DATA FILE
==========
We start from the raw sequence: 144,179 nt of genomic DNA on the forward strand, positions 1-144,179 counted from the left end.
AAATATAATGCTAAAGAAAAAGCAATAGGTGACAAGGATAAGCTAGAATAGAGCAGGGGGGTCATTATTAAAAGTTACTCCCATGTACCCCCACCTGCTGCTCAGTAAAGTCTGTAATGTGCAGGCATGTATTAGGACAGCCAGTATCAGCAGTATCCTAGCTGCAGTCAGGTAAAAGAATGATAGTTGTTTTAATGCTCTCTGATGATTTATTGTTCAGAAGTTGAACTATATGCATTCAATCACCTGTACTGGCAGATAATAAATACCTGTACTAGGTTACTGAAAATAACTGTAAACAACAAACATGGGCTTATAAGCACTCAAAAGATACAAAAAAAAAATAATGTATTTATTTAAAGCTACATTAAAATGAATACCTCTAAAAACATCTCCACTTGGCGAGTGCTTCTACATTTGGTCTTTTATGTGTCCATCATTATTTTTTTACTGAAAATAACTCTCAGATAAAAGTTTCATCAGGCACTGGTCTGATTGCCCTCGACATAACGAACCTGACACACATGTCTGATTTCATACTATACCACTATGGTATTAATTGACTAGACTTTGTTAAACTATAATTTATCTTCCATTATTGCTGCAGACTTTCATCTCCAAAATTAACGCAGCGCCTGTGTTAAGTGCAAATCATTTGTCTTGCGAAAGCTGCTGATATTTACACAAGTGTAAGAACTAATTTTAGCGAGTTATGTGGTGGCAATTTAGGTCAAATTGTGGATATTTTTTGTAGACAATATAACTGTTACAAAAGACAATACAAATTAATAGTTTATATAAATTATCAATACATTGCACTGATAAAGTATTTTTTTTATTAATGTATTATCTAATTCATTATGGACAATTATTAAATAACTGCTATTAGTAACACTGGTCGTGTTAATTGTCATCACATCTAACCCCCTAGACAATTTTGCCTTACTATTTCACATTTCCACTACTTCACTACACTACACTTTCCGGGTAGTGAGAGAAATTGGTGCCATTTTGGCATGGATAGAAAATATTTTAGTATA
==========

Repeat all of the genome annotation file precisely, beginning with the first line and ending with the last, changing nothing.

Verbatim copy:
We start from the raw sequence: 144,179 nt of genomic DNA on the forward strand, positions 1-144,179 counted from the left end.
AAATATAATGCTAAAGAAAAAGCAATAGGTGACAAGGATAAGCTAGAATAGAGCAGGGGGGTCATTATTAAAAGTTACTCCCATGTACCCCCACCTGCTGCTCAGTAAAGTCTGTAATGTGCAGGCATGTATTAGGACAGCCAGTATCAGCAGTATCCTAGCTGCAGTCAGGTAAAAGAATGATAGTTGTTTTAATGCTCTCTGATGATTTATTGTTCAGAAGTTGAACTATATGCATTCAATCACCTGTACTGGCAGATAATAAATACCTGTACTAGGTTACTGAAAATAACTGTAAACAACAAACATGGGCTTATAAGCACTCAAAAGATACAAAAAAAAAATAATGTATTTATTTAAAGCTACATTAAAATGAATACCTCTAAAAACATCTCCACTTGGCGAGTGCTTCTACATTTGGTCTTTTATGTGTCCATCATTATTTTTTTACTGAAAATAACTCTCAGATAAAAGTTTCATCAGGCACTGGTCTGATTGCCCTCGACATAACGAACCTGACACACATGTCTGATTTCATACTATACCACTATGGTATTAATTGACTAGACTTTGTTAAACTATAATTTATCTTCCATTATTGCTGCAGACTTTCATCTCCAAAATTAACGCAGCGCCTGTGTTAAGTGCAAATCATTTGTCTTGCGAAAGCTGCTGATATTTACACAAGTGTAAGAACTAATTTTAGCGAGTTATGTGGTGGCAATTTAGGTCAAATTGTGGATATTTTTTGTAGACAATATAACTGTTACAAAAGACAATACAAATTAATAGTTTATATAAATTATCAATACATTGCACTGATAAAGTATTTTTTTTATTAATGTATTATCTAATTCATTATGGACAATTATTAAATAACTGCTATTAGTAACACTGGTCGTGTTAATTGTCATCACATCTAACCCCCTAGACAATTTTGCCTTACTATTTCACATTTCCACTACTTCACTACACTACACTTTCCGGGTAGTGAGAGAAATTGGTGCCATTTTGGCATGGATAGAAAATATTTTAGTATA